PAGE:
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Painting of the Week: Francisco Toledo, Frog

Painting of the Week

Painting of the Week: Francisco Toledo, Frog

This is an unusual watercolor diptych by the late Mexican artist Francisco Toledo, who died this year. The work encompasses two totally opposite scenes; the sensual and intimate painting on the left hand side called Sapo con tortuga (The Frog with a Turtle), and the crowded yet alienating painting on the right, named Sapo con coches (The Frog with Cars). Both are unrealistic, magical and symbolic. They bring us to the omnipresent animal in Toledo’s oeuvre – a frog. The colours are very natural and organic while the vision is metaphorical and inspired by ancient, Zapotec legends.

Francisco Toledo, frog Sapo con coches,sapo con tortuga, circa 1970s
Francisco Toledo, Sapo con coches, sapo con tortuga, watercolor, c. 1970s, private collection. Source: Sotheby’s.

The Frog with a Turtle

In the first part of the diptych, Toledo uses Mayan symbolism and creates an erotic and playful picture. This is shown as, in prehispanic cultures of Mexico, frogs were symbols of luck and of a fortunate turn of events as their sudden appearance predicts the rain. Turtles, on the other hand, were also very potent, revered creatures in pre-columbian societies and were associated with fertility and vitality. 

Francisco Toledo, Sapo con tortuga, detail.
Francisco Toledo, Sapo con tortuga, detail.

We the viewers, catch the frog and the turtle in flagranti. The closed eyes, the extended tongue and the open and stretched hands of the frog allude to joy, pleasure and satisfaction. It is a play between the animals, with the cane as a prop to unite them. It is a game of being close yet distant and above all connected and intimate. 


This scene is painted in light colors and earthy tones of blue, red, orange and grey. By doing this, the artist brings softer emotions and a warmer atmosphere to show the animalistic and symbolic interplay. 

The Frog with Cars

Francisco Toledo Frog
Francisco Toledo, Sapo con coches, detail.

The second fragment of the work shows an absolutely different range of feelings. The color palette also changes into deeper, darker and colder tones of grey, brown, red and blue. The composition is crowded and the proportions unnatural. The frog is pretty much the same size as the three cars next to her.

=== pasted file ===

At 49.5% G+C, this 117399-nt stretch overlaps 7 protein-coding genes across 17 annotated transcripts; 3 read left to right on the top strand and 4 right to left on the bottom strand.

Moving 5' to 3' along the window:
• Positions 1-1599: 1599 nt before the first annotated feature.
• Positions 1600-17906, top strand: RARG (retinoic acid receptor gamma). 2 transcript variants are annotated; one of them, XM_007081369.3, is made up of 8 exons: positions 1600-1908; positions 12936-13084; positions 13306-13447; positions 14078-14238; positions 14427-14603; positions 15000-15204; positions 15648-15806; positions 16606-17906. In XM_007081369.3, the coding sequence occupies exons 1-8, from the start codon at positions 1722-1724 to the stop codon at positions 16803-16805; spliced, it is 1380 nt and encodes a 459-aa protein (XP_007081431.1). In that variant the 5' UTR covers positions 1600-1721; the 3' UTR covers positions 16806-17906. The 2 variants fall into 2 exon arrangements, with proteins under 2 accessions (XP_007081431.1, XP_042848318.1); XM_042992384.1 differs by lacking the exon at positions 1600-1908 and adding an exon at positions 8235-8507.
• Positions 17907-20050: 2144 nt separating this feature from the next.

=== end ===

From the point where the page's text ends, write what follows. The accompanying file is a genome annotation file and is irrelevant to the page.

The frog is alone, overwhelmed. Its eyes are also closed and the facial expression does not say much. The animal is immobile, frozen and collected. We do not know where she is going or whether or not the cars will run her over at some point.

Francisco Toledo paints with a soft and caring approach and manages to show a striking contrast between the two parts of this work. In this way, he gives the viewer the subtle range of emotions and very essential, human conditions. Sometimes realism is magical and Toledo found a way to express it skillfully and originally in this painting.


Further reading:

All the Fuss and Feathers in Pre-Columbian Art


The World Of Animals Created By Hans Hoffmann In 16th Century

Painting of the Week: Tarsila do Amaral, Abaporú


Ex political science researcher at the Jagiellonian University. Lover and promoter of Latin American art and design (via blog www.thebananas.pl). In spare time president of the board of FOH Foundation, non profit, pro publico bono organization whose mission is to further safety and professional standards in the entertainment productions industry.

 

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